Risk Assessment of Criminal Offenders: An Integrated Neuropsychosocial Model


Student thesis: Doctoral Thesis

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Awarding Institution
Award date8 Sep 2017


Across the globe, criminal justice and forensic mental health professionals have shown great deference to risk assessment in their quest to predict individuals at heightened risk of offending and to institute intervention programs to mitigate their risk level. Risk assessment is predicated on the assumption that the factors that precede, associate with the onset, predict, or statistically correlate with offending are highly relevant in estimating the likelihood of future offending. Although studies have implicated both neurobiological and psychosocial factors in criminal trajectories, a major caveat in the risk assessment field is the gross neglect of neurobiological factors and their measures. Given that the predictive validity of the existing risk assessment instruments seems to have plateaued, an interesting area of empirical investigations is whether the infusion of neurobiological factors and their measures can enhance the prediction of offending. Consequently, the overarching goal of this dissertation is to reorient the focus of the risk assessment field by drawing researchers and practitioners’ attention to the likelihood of enhancing their professional endeavors by adopting a holistic approach involving the integration of neurocognitive and psychosocial factors of offending. To achieve this goal, first, the study proposes an integrated Neuropsychosocial Model (NM) incorporating both neurocognitive and psychosocial factors of crime to serve as a framework to guide risk assessment practice and research. Derived from the concepts and propositions of biosocial criminology, the proposed NM has two interrelated divisions. The risk evaluation division is based on the ethos of life-course or developmental criminology, tracing the origin of criminal behaviors from the factors at the prenatal through to the postnatal stages of human development, their influences on neurocognitive and psychosocial functioning, and the risk of offending. The risk management division, mainly informed by the risk evaluation division, also describes the offender management approaches to reduce the risk of offending. Second, the study investigates the utility of neurocognitive and psychosocial factors assessed with the Behavioral Assessment of Dysexecutive Syndrome (BADS) and Historical-Clinical-Risk Management-20 V3 (HCR-20), respectively, in discriminating between adult male recidivists and non-recidivists (N =120; recidivists = 60). A one-way multivariate analysis of variance was used to investigate whether recidivists and non-recidivists differ significantly on the linear combination of the HCR-20 and BADS. The area under curve (AUC) value of the receiver operating characteristic curve was used as a measure of discriminant validity, whereas incremental validity analysis was conducted using logistic regression. The results show that recidivists performed significantly poorer on the study measures than the non-recidivists. The independent and interaction effects of the HCR-20 and BADS significantly discriminate between recidivists and non-recidivists. The BADS similarly adds significant incremental validity to the HCR-20 to discriminate between the groups. Comparative analyses of the utility of the measures reveal no significant difference in the discriminant validity of the HCR-20 (i.e., clinical and risk factor and total score) and BADS. In contrast, the interaction between the measures significantly discriminates between the groups better than the BADS and HCR-20 clinical and risk management factors when used in isolation. These findings lend support to the proposed model and the utility of measures of both neurocognitive and psychosocial risk factors in risk assessment practice and research.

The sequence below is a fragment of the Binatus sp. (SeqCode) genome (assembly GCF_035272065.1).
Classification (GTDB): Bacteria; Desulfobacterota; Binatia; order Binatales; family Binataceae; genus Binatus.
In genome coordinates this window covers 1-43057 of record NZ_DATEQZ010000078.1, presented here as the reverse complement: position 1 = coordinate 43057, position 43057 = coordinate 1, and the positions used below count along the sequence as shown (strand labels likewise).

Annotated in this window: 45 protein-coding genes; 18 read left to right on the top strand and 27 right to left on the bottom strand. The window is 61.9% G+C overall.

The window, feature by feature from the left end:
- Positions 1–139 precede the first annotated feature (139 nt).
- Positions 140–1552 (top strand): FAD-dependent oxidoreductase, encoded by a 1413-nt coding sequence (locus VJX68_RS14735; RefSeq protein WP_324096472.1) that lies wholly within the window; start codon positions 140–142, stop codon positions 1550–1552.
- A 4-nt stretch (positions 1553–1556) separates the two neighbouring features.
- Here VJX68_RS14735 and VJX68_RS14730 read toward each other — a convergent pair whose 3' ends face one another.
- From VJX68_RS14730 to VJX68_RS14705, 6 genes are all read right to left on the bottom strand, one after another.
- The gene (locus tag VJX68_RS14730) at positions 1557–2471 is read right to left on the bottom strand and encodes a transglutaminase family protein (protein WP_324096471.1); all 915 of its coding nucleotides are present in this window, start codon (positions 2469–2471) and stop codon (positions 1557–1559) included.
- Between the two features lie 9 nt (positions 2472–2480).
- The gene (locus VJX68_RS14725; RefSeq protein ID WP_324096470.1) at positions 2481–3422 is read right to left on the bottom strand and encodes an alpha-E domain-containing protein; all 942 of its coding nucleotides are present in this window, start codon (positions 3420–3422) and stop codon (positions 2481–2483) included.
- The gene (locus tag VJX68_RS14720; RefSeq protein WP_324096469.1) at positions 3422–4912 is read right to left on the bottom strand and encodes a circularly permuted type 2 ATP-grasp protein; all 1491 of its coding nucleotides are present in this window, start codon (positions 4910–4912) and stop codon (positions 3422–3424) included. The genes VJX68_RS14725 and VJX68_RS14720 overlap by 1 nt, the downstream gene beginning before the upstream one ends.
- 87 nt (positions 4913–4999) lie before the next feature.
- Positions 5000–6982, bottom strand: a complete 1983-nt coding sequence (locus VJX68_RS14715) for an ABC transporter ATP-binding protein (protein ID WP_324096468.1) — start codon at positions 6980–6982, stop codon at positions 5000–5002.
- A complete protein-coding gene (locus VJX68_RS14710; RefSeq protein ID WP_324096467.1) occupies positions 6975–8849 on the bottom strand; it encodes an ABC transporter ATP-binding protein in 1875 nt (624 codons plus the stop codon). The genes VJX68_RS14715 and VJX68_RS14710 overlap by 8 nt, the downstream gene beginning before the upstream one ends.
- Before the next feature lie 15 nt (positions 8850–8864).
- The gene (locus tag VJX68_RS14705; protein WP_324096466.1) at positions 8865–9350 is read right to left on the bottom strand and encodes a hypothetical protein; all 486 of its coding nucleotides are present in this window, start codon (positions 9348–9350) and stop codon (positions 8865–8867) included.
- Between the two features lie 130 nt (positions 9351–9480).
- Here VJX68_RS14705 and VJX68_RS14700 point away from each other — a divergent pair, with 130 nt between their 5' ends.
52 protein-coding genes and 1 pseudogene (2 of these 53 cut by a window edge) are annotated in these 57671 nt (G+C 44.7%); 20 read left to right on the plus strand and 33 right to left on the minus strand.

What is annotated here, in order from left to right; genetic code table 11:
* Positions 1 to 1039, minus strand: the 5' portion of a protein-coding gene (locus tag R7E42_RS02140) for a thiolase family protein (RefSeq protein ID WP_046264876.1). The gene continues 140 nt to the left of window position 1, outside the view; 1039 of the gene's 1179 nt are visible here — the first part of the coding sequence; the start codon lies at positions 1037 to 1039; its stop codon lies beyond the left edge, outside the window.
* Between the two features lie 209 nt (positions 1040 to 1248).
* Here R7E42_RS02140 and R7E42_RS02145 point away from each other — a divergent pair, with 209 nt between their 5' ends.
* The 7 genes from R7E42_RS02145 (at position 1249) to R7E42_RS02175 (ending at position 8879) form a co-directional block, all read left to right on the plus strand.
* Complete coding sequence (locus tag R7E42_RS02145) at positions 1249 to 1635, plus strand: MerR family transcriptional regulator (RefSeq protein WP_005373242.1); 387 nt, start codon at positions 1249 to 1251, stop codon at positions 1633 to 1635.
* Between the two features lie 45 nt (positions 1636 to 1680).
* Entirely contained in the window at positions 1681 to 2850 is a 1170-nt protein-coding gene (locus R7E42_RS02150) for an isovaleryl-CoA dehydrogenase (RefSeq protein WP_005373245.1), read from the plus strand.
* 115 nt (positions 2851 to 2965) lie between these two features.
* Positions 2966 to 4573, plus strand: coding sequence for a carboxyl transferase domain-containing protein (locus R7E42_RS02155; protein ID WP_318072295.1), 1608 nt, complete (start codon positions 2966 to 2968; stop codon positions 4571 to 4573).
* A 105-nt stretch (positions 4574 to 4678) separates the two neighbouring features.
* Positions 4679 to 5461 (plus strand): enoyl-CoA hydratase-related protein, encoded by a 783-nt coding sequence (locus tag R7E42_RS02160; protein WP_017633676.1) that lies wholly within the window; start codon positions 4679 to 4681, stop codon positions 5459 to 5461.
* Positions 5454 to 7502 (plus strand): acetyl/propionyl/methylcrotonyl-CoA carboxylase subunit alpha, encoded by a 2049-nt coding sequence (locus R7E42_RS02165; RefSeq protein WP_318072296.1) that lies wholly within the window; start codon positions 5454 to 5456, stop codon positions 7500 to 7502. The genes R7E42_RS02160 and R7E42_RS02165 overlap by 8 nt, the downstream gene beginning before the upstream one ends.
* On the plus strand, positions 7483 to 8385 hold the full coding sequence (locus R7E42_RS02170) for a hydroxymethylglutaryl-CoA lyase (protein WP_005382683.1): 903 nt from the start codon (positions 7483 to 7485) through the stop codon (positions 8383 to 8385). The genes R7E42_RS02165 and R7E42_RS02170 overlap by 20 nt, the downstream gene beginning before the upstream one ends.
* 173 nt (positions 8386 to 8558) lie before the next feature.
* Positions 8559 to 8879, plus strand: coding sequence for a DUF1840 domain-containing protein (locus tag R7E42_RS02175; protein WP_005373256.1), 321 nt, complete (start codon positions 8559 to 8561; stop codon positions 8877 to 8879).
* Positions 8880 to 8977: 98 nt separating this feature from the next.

Research areas

  • Risk assessment, risk evaluation, risk management, psychosocial factors, neurobiological factors, recidivism, Neuropsychosocial model